Original Article

The Impact of the COVID-19 Pandemic on Breast Cancer Patients

10.4274/ejbh.galenos.2021.2021-11-5

  • Ahmet Serkan İlgün
  • Vahit Özmen

Received Date: 14.11.2021 Accepted Date: 26.12.2021 Eur J Breast Health 2022;18(1):85-90

Objective:

The coronavirus disease-2019 (COVID-19) pandemic causes delays in the diagnosis and treatment of cancer patients due to fear of contagion and lockdown. This study aims to investigate the effects of the COVID-19 pandemic on breast cancer patients treated in our breast center.

Materials and Methods:

Patients who applied to our clinic with the diagnosis of invasive breast cancer in March 2020 and March 2021 (Study Group) when the COVID-19 pandemic was observed, and in March 2019 and March 2020 before the COVID-19 pandemic (Control Group) were compared in terms of demographic, clinical and pathological characteristics. Statistical analyses were performed using the SPSS software version 21.

Results:

There were 176 (46%) patients in the study and 206 (54%) patients in the control group. Almost a 15% reduction was detected in patients admitted during the COVID-19 pandemic. The rate of pre-menopausal patients and patient-related delay time (PRDT) were significantly higher in SG (57.7% vs. %45, p=0.013, 2.58 vs. 1.82-month, p=0.001, respectively). There was a larger tumor size and more metastatic lymph nodes after NAC in the SG, but the differences were not significant. There was no difference regarding breast cancer stages and molecular subtypes between the two groups, but there was significantly more de novo stage IV breast cancer in the SG (p=0.009). The incidence of neo-adjuvant chemotherapy and type of surgical therapy was similar between the two groups.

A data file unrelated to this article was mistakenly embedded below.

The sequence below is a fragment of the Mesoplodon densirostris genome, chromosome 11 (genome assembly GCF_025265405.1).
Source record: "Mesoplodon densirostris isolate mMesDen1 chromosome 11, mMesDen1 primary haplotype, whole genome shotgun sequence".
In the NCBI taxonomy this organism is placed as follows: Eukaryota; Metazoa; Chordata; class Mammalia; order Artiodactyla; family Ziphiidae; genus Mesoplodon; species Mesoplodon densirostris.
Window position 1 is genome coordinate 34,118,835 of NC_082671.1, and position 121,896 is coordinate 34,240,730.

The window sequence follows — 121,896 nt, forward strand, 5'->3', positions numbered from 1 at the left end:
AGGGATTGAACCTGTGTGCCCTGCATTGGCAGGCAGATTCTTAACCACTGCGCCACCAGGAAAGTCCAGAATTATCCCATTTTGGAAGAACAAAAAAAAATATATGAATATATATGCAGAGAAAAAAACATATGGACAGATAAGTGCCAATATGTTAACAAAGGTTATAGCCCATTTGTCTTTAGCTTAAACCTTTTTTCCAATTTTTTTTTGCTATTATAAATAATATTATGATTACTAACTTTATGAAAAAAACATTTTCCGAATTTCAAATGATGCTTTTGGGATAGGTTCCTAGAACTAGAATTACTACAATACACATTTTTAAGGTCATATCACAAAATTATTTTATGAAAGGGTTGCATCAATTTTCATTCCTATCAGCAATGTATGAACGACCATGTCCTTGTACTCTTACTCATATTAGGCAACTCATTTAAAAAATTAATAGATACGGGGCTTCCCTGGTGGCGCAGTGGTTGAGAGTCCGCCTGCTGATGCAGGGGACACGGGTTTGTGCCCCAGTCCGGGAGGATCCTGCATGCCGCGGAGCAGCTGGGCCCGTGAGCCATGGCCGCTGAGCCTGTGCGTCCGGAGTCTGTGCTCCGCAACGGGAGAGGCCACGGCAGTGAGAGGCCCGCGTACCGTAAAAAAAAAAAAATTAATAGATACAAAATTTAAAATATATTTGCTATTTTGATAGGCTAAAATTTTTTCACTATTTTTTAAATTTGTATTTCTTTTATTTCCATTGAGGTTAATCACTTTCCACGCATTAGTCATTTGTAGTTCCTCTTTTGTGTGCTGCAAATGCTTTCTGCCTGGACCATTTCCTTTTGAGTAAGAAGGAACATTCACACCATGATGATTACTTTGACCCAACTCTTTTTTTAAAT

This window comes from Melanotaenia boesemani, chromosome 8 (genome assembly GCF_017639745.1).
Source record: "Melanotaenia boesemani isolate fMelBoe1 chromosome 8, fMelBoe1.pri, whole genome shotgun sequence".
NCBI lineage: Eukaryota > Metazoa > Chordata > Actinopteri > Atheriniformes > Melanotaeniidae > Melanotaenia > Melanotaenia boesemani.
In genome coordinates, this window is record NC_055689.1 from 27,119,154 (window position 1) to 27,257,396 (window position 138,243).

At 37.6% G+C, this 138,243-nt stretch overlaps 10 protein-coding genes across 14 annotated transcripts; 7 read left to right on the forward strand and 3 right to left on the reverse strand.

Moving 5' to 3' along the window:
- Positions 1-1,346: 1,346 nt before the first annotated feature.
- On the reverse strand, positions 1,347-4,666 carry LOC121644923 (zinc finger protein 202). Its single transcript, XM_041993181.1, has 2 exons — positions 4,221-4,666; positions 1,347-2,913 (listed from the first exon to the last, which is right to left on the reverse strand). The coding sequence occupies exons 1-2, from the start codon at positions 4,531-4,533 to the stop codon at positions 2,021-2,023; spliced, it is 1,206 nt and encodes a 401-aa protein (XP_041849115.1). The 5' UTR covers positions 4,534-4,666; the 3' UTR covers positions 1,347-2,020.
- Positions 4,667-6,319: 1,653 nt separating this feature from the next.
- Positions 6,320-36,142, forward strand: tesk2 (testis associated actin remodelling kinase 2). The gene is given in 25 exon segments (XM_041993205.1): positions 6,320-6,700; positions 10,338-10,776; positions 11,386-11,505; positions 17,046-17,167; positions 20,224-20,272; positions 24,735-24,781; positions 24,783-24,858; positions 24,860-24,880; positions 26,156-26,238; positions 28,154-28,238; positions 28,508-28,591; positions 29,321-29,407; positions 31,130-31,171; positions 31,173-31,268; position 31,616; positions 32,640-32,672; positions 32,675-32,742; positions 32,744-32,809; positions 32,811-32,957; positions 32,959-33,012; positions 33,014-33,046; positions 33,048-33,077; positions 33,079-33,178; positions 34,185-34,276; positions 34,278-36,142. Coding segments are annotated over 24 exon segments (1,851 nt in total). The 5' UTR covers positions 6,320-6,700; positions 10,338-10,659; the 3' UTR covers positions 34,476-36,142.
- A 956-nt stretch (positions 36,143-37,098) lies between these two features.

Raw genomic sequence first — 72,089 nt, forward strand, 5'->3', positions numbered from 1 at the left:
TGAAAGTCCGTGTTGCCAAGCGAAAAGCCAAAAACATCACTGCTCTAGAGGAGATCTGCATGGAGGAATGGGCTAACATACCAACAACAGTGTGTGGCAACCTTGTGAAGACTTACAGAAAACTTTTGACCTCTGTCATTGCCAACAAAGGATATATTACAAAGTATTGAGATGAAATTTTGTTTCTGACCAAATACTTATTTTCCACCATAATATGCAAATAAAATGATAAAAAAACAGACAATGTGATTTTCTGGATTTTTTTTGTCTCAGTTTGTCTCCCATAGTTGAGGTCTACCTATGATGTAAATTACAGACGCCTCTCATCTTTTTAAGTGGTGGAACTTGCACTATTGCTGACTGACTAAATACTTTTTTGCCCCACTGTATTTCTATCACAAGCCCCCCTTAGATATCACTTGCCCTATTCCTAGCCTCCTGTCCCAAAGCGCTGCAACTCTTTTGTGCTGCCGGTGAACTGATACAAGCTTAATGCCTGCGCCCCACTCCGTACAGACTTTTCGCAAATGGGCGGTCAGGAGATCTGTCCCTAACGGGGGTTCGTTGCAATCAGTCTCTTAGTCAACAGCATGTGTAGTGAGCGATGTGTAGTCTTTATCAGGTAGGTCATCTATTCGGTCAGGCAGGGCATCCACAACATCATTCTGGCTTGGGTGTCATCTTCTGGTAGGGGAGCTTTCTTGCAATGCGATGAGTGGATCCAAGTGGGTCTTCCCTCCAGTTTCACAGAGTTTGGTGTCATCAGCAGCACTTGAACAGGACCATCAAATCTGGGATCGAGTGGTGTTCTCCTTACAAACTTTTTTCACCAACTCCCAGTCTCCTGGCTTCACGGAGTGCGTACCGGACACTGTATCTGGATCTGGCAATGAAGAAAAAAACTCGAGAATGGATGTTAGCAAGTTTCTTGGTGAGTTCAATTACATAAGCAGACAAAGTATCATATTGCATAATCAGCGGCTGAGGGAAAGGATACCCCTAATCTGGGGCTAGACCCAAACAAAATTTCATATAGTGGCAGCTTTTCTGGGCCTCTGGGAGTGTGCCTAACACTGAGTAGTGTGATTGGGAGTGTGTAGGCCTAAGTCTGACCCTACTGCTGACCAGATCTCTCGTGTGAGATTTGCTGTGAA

Conclusion:

COVID-19 pandemic caused a decrease in the number of patients who applied to our clinic and increased patient-related delay time due to fear of transmission and lockdown. The rate of de novo stage IV breast cancer was also significantly increased.

Keywords: Breast cancer, COVID-19, de novo breast cancer, metastatic cancer, pandemic, patient-related delay time

Key Points

• Patient-related delay time increased during the COVID-19 pandemic.

• Frequency of de nevo metastatic breast cancer increased during the COVID-19 pandemic.

• Breast conservation rate did not change during the COVID-19 pandemic.


Introduction

Coronavirus disease-2019 (COVID-19) pandemic started as a cluster of cases with pneumonia reported by the Wuhan Municipal Health Commission on December 31, 2019. On March 11, 2020, WHO (World Health Organization) assessed that COVID-19 can be characterized as a pandemic (1). The first COVID -19 case in Turkey was reported on March 11, 2020 (2). With the increase in COVID-19 cases, elective and non-urgent surgical procedures, including cancer, have been delayed in hospitals all over Turkey as in the whole world (3, 4).

Along with the lockdowns, patients started to refrain from applying to hospitals. According to a report from Finland (5), the most common operation, laparoscopic appendicectomy, decreased by 32% three weeks before the lockdown in March 2020. According to the same report, hospital admissions decreased (5).

Care of breast cancer patients affected by COVID-19 pandemic. Breast surgery delayed for early breast cancer patients if they had hormone receptor-positive cancers. Those patients were managed by endocrine treatment until appropriate conditions were established. At the beginning of May 2020, lockdown and restrictions eased. Patients with breast lumps or biopsy-proven breast cancer started to come to hospitals, and breast surgery started with precautions.

In a study from Turkey, the total delay time in breast cancer treatment was almost 14 weeks (6). Thus, nearly one-third of the whole delay time was patient-related delay time. In the COVID-19 pandemic, it can be estimated easily that the patient-related delay time (PRDT) would be longer.

The study aimed to compare characteristics of breast cancer patients treated in our breast center before and after the COVID-19 pandemic.


Materials and Methods